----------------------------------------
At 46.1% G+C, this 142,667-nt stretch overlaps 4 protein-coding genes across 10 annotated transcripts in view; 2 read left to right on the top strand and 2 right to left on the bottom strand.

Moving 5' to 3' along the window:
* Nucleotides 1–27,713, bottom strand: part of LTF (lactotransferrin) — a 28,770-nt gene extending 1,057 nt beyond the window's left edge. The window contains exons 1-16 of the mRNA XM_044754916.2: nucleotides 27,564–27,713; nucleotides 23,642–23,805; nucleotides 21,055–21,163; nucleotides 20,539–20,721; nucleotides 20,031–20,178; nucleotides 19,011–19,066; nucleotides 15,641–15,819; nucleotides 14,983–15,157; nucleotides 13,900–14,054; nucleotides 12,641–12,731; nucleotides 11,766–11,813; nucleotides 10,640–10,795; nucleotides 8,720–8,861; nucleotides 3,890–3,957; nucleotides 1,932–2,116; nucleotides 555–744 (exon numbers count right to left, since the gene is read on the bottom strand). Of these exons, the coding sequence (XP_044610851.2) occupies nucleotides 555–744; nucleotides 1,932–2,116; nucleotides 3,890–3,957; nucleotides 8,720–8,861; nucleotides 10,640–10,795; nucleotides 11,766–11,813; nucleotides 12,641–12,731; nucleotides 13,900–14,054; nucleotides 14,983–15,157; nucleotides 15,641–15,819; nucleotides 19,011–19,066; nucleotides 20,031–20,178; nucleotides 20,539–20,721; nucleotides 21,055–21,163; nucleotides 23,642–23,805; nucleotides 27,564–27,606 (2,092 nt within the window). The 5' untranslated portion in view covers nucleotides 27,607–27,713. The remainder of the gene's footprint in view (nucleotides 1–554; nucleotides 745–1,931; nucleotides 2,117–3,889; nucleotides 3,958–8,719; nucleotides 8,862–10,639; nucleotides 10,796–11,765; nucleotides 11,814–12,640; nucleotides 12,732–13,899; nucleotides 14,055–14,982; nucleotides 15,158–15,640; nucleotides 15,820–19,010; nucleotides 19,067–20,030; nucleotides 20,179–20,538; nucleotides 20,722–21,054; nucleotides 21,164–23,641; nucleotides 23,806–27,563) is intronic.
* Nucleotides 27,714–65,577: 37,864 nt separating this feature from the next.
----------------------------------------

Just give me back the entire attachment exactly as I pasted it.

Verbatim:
At 46.1% G+C, this 142,667-nt stretch overlaps 4 protein-coding genes across 10 annotated transcripts in view; 2 read left to right on the top strand and 2 right to left on the bottom strand.

Moving 5' to 3' along the window:
* Nucleotides 1–27,713, bottom strand: part of LTF (lactotransferrin) — a 28,770-nt gene extending 1,057 nt beyond the window's left edge. The window contains exons 1-16 of the mRNA XM_044754916.2: nucleotides 27,564–27,713; nucleotides 23,642–23,805; nucleotides 21,055–21,163; nucleotides 20,539–20,721; nucleotides 20,031–20,178; nucleotides 19,011–19,066; nucleotides 15,641–15,819; nucleotides 14,983–15,157; nucleotides 13,900–14,054; nucleotides 12,641–12,731; nucleotides 11,766–11,813; nucleotides 10,640–10,795; nucleotides 8,720–8,861; nucleotides 3,890–3,957; nucleotides 1,932–2,116; nucleotides 555–744 (exon numbers count right to left, since the gene is read on the bottom strand). Of these exons, the coding sequence (XP_044610851.2) occupies nucleotides 555–744; nucleotides 1,932–2,116; nucleotides 3,890–3,957; nucleotides 8,720–8,861; nucleotides 10,640–10,795; nucleotides 11,766–11,813; nucleotides 12,641–12,731; nucleotides 13,900–14,054; nucleotides 14,983–15,157; nucleotides 15,641–15,819; nucleotides 19,011–19,066; nucleotides 20,031–20,178; nucleotides 20,539–20,721; nucleotides 21,055–21,163; nucleotides 23,642–23,805; nucleotides 27,564–27,606 (2,092 nt within the window). The 5' untranslated portion in view covers nucleotides 27,607–27,713. The remainder of the gene's footprint in view (nucleotides 1–554; nucleotides 745–1,931; nucleotides 2,117–3,889; nucleotides 3,958–8,719; nucleotides 8,862–10,639; nucleotides 10,796–11,765; nucleotides 11,814–12,640; nucleotides 12,732–13,899; nucleotides 14,055–14,982; nucleotides 15,158–15,640; nucleotides 15,820–19,010; nucleotides 19,067–20,030; nucleotides 20,179–20,538; nucleotides 20,722–21,054; nucleotides 21,164–23,641; nucleotides 23,806–27,563) is intronic.
* Nucleotides 27,714–65,577: 37,864 nt separating this feature from the next.